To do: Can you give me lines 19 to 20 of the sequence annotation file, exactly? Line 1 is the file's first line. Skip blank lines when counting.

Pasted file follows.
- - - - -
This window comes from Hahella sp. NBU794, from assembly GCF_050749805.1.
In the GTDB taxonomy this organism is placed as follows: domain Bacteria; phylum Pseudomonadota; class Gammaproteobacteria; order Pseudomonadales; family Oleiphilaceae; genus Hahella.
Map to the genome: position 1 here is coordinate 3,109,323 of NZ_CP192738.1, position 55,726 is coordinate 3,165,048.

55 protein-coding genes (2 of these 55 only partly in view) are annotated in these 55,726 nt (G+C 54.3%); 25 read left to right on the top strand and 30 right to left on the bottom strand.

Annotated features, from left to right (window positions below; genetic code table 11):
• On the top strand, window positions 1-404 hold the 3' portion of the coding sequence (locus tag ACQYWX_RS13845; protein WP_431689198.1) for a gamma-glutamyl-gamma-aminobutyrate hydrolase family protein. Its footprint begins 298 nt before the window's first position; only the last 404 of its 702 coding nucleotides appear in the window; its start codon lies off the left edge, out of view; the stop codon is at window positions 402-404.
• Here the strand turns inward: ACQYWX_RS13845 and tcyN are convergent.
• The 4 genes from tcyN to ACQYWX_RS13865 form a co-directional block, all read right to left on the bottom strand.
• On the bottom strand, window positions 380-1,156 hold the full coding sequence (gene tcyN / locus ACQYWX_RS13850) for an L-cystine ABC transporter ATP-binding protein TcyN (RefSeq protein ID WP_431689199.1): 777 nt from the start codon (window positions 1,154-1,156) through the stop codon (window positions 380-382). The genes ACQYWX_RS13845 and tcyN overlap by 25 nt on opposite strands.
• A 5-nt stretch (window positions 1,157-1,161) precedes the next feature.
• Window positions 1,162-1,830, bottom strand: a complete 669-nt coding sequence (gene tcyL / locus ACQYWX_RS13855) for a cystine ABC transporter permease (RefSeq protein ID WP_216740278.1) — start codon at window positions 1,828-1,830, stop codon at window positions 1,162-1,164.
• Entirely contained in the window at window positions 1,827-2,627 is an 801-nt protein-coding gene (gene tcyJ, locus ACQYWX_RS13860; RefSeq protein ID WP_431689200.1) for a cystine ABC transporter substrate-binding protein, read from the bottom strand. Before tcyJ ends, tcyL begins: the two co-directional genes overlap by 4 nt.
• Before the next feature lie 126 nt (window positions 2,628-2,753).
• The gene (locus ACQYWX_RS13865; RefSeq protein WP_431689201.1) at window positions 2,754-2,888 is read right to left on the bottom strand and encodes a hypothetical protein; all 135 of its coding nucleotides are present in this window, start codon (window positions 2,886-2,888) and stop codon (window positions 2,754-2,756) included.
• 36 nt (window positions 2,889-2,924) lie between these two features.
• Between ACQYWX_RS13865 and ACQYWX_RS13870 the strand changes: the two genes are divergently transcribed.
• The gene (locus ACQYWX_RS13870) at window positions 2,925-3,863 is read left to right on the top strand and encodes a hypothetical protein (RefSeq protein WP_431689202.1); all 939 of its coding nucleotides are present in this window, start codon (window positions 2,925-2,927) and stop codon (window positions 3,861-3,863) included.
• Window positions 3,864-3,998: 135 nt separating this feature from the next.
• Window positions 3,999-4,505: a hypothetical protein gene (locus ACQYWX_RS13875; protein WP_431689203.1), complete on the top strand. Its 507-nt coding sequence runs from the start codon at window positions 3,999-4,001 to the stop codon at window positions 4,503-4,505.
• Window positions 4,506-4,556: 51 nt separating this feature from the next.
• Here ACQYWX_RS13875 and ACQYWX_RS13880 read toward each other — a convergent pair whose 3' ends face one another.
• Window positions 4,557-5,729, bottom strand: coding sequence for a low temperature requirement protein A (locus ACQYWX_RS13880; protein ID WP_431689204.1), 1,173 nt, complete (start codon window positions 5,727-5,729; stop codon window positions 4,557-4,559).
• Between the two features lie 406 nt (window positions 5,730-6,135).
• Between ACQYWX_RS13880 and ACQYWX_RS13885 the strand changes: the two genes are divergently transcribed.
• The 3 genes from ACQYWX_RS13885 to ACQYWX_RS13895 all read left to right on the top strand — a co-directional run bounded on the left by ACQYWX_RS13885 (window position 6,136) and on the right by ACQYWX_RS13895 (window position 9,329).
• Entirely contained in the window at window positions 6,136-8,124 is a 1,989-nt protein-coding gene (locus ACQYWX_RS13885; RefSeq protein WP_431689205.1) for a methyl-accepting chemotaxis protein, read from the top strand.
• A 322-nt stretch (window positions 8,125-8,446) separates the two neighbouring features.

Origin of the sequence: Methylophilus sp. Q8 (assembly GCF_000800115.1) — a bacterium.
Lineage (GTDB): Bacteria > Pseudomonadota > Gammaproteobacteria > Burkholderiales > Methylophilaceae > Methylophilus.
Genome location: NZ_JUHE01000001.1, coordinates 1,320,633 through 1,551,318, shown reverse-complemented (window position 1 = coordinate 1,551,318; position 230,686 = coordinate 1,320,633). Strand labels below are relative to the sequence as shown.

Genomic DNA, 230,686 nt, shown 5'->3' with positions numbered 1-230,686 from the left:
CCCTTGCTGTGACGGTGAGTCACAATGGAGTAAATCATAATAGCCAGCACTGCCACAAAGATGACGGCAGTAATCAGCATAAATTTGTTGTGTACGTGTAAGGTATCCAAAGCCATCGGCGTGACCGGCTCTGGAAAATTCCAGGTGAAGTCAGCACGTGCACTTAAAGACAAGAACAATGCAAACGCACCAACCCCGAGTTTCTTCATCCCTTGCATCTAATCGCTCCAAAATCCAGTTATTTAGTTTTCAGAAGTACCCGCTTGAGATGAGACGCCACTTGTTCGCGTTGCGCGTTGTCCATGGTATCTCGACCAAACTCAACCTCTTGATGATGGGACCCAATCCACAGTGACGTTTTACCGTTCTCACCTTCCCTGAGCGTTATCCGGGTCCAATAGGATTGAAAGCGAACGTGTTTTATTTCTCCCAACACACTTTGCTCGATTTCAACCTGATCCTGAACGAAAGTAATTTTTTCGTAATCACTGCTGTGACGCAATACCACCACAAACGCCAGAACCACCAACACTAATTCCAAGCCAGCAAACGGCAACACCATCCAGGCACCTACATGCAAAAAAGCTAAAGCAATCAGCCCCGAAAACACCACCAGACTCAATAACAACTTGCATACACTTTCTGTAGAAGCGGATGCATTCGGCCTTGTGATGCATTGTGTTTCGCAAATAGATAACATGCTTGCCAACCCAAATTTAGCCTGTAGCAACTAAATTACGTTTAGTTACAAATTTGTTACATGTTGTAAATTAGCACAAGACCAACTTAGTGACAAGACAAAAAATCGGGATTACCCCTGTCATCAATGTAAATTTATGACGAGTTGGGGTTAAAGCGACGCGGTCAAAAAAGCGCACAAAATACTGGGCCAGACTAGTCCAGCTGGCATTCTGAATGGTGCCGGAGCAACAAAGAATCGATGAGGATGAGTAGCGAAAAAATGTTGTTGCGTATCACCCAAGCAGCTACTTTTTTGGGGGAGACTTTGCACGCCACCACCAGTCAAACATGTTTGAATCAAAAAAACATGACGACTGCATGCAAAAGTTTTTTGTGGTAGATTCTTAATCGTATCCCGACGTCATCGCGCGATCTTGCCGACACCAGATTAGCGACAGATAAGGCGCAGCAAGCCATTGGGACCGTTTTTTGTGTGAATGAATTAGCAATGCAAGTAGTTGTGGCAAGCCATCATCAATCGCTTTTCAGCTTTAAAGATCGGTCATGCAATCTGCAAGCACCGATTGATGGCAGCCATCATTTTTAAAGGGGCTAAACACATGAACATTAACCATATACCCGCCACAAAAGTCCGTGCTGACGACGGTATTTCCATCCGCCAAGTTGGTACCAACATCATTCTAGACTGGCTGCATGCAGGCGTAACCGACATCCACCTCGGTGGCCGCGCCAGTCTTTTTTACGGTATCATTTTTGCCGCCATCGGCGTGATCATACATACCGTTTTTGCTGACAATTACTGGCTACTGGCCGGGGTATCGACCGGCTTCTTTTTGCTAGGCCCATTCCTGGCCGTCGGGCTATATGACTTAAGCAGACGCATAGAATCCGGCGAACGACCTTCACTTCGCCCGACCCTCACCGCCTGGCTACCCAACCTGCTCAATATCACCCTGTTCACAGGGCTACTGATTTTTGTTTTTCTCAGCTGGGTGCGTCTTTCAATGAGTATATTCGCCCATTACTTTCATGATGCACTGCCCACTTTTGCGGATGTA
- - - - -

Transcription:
• Window positions 3,999-4,505: a hypothetical protein gene (locus ACQYWX_RS13875; protein WP_431689203.1), complete on the top strand. Its 507-nt coding sequence runs from the start codon at window positions 3,999-4,001 to the stop codon at window positions 4,503-4,505.
• Window positions 4,506-4,556: 51 nt separating this feature from the next.